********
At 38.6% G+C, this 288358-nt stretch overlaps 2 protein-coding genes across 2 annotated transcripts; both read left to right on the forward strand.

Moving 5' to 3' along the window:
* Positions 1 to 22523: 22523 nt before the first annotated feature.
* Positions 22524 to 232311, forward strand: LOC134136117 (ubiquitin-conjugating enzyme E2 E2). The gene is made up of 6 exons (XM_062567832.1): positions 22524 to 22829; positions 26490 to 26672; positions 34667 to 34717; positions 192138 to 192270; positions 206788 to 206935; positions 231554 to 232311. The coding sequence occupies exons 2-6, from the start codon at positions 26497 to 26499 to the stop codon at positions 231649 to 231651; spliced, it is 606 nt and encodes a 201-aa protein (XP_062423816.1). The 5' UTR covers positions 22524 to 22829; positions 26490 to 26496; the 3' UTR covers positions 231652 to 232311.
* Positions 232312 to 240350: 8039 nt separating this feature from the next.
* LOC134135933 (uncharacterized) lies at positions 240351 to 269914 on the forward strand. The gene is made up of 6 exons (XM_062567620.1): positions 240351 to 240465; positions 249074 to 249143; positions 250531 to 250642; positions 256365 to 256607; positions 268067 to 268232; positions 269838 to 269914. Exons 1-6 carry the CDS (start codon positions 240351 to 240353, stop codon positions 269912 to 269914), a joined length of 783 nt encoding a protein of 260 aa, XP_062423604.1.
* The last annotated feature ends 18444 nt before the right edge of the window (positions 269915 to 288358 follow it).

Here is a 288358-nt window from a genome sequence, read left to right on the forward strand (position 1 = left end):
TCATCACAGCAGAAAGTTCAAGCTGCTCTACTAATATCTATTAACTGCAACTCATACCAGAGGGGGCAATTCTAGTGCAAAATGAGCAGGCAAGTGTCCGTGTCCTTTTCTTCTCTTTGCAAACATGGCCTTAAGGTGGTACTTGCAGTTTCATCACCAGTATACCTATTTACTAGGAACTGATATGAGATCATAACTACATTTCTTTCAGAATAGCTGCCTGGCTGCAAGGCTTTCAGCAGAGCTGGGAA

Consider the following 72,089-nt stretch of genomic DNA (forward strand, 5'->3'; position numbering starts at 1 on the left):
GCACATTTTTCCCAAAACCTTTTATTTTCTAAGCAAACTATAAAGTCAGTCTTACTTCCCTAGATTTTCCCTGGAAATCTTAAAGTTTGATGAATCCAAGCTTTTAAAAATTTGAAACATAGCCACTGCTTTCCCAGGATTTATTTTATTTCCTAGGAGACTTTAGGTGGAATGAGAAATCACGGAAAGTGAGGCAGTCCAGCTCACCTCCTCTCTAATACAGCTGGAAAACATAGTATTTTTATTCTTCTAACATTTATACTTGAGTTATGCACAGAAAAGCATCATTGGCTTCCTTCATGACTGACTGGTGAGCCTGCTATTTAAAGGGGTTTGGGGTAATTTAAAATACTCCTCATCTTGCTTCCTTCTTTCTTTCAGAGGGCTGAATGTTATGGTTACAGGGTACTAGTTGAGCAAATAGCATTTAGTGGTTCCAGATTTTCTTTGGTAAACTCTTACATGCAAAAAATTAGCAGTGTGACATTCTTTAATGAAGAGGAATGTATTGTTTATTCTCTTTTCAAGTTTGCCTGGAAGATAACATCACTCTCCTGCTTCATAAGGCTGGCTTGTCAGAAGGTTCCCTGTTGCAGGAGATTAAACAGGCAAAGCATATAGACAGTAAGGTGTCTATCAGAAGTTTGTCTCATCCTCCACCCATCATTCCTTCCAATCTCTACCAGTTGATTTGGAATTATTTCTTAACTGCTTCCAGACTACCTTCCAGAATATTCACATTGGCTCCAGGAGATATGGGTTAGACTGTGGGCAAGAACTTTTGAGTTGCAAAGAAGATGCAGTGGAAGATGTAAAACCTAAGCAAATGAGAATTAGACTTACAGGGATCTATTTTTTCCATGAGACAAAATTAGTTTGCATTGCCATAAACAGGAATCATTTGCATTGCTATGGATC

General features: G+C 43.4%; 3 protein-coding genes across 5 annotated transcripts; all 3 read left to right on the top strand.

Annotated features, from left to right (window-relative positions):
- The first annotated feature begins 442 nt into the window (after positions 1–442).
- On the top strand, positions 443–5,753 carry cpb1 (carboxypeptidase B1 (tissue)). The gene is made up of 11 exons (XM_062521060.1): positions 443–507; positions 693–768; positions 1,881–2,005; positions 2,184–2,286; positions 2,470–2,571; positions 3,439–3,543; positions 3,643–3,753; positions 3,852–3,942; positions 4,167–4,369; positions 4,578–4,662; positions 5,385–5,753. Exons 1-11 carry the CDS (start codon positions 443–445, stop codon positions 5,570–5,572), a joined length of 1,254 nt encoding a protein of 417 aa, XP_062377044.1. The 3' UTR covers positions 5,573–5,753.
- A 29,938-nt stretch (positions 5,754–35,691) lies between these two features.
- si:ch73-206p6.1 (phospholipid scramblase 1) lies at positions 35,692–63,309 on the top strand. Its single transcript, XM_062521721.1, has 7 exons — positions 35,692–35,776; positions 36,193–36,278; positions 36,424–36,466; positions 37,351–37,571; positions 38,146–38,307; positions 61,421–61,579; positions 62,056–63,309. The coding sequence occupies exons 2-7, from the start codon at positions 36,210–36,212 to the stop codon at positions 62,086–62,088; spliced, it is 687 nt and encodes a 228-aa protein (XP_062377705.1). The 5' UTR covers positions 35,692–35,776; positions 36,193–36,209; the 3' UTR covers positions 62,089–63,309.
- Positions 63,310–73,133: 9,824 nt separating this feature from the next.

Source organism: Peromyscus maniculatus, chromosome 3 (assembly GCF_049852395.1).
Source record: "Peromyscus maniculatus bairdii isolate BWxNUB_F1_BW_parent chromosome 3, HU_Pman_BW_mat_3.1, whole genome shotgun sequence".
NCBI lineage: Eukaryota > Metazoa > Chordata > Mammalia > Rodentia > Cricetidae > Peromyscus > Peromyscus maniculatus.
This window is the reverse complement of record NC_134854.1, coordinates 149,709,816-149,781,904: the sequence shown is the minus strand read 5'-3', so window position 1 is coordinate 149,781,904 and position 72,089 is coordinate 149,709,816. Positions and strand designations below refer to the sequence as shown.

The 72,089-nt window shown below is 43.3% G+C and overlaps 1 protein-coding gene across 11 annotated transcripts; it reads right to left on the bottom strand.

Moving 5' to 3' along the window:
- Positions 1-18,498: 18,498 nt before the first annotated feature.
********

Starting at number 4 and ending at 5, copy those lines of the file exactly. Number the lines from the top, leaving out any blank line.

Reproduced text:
* Positions 22524 to 232311, forward strand: LOC134136117 (ubiquitin-conjugating enzyme E2 E2). The gene is made up of 6 exons (XM_062567832.1): positions 22524 to 22829; positions 26490 to 26672; positions 34667 to 34717; positions 192138 to 192270; positions 206788 to 206935; positions 231554 to 232311. The coding sequence occupies exons 2-6, from the start codon at positions 26497 to 26499 to the stop codon at positions 231649 to 231651; spliced, it is 606 nt and encodes a 201-aa protein (XP_062423816.1). The 5' UTR covers positions 22524 to 22829; positions 26490 to 26496; the 3' UTR covers positions 231652 to 232311.
* Positions 232312 to 240350: 8039 nt separating this feature from the next.